I don't have experience with Rhino, however when I do carved tops I make a wire frame. I start out with a basic 2D shape of the guitar body and then place "connection points" and then use a "spline" to connect them creating a nice flowing curve. When I place the connection points I do it by using coordinates and place like 40 different connection points. An example would be one point at X: 5.00, Y: 5.00, Z:0.25 and another connection point at the very center of the guitar body say at X:0.00, Y:8.75, Z:0.50. I would connect the center point to the other connection point and then finally to the body which would be at Z:0. This would give you a carved top with a thickness of 0.5 inches and you can move the connection points around to give yourself a steeper or more gradually curves. I have no idea if this is the best way, but that's how I've been doing it. Hopefully this will give you some guidance in the right direction. If you're like me and didn't obtain official education on how to use CAD then expect a lot a lot a lot of hours put in to understand how to do the things you want to do.
Is it wrong to be strong.... You decide.
I personally have used RhinoCAM with Rhinoceros 4 and it is not that bad if you can figure out the ****ing interface, it's just not very well laid (I know about that kind of stuff, I'm a designer).

It's not particullarilly hard to learn to use Rhino. A friend of mine gave me a manual for it after I took a few classes, and it really helped, since everyone was way more familiar with it than I was. If you want, I can give you a copy of it, just contact me if you get the software.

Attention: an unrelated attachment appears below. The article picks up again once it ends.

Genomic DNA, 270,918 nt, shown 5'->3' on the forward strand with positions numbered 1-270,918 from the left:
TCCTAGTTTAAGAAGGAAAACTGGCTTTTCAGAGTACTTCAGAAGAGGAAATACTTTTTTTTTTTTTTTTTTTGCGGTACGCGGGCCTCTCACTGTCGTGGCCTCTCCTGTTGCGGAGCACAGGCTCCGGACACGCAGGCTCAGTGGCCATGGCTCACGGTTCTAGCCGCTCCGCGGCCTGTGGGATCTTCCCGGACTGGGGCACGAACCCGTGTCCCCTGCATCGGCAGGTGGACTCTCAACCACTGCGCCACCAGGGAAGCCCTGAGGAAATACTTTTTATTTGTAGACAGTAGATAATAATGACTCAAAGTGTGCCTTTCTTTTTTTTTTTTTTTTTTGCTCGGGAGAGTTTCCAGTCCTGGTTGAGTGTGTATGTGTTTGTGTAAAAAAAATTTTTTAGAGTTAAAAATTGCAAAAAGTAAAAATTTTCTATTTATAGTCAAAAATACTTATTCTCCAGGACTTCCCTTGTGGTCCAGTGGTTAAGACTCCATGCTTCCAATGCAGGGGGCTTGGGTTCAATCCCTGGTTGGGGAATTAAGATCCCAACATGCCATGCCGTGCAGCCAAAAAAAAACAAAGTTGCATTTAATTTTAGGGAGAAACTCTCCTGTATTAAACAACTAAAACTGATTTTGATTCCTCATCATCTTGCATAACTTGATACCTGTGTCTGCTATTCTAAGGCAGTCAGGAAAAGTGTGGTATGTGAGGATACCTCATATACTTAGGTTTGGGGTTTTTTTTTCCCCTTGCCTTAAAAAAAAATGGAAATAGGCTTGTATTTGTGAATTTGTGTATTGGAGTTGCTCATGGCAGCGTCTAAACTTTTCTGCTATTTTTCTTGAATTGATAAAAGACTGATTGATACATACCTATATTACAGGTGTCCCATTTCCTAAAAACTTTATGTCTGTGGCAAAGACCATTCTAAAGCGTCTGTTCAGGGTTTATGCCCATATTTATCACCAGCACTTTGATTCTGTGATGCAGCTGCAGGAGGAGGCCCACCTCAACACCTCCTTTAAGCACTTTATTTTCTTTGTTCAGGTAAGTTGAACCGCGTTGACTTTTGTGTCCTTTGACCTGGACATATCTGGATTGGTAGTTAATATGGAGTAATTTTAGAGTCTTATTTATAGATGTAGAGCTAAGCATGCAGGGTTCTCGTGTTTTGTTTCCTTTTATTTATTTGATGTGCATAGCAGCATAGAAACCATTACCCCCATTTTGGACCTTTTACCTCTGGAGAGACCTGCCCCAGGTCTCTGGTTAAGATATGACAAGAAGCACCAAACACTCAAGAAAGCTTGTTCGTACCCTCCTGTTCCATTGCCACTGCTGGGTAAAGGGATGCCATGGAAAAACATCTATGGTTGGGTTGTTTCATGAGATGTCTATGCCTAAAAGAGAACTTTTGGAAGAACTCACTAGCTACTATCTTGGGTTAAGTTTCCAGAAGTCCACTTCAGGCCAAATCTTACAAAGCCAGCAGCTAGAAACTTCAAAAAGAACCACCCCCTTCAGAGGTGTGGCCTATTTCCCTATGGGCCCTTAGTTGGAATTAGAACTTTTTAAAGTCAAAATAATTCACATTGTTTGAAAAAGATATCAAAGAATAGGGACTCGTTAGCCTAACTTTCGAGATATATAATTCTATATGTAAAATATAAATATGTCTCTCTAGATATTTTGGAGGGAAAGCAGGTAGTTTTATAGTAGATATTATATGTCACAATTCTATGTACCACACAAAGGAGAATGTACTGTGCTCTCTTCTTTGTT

autodesk software is really good, you could probably get it with a educational license for about 3 years for free.
Quote by R45VT
Thanks for the Replies!

MG_Sora: Well i have the free version at the moment to see how i like it. Would you know how to do archtops and make a model a specific dimension.

Viban: I already tried Autodesk and i couldn't figure it out.

Any more help is always helpful!!
you could try to model the surface in a "mold" kind of way, as in milling a the face on a block of wood with enough of a surface so it can be held in place. Keep in mind this only applies if you have a 3 or more axis CNC machine. If not, you could do a few bi-dimensional layers, moving the routing bit a few millimeters or centimeters on the vertical axis by yourself, and then sanding away the excess. This can be accomplished by making the volume and then using the command 'contour' to get said layers of the arch-top. You'll see what I mean when you try it.

I hope I made myself clear, if not, I could draw you a diagram of either. Feel free to ask away, maybe I'll be able to help.
Jumped in at the deep end again, eh, James?

As I've already said, I don't know about Rhino specifically, so if MG_Sora is willing to lend you a hand then he's your best bet, but I'm guessing it's a feature based modelling system. As is often the case in life, when you're building a 3D CAD model there are many ways to go about it but one basic approach is to start off with a lump that is close to what you want and then start chopping bits off or adding bits on to make it how you want it. Here's an example of one of my models, and it hasn't even got anything complicated like a top carve on it. You can see all the features that make it up in the tree on the left.

So you might start with an extruded guitar outline and then start adding fillets, holes and chamfers. You may add more material in some places. You may create a surface by sweeping an edge profile along a shape or curve. Ponchibego has described another method, defining surfaces with points and splines. What you do will depend upon the tools available in your chosen CAD software, your ability to apply them, and the complexity of the end result you're aiming for.

There's definitely a knack to 3D modelling that goes beyond knowing how to use your software, and this will only come with practise and experience. But a really good start would be to look on the internet, and YouTube in particular, for Rhino Beginner Tutorials and start getting yourself familiar with your software. This will certainly help with questions like, "How do I make something a specific dimension?"

Keep having fun.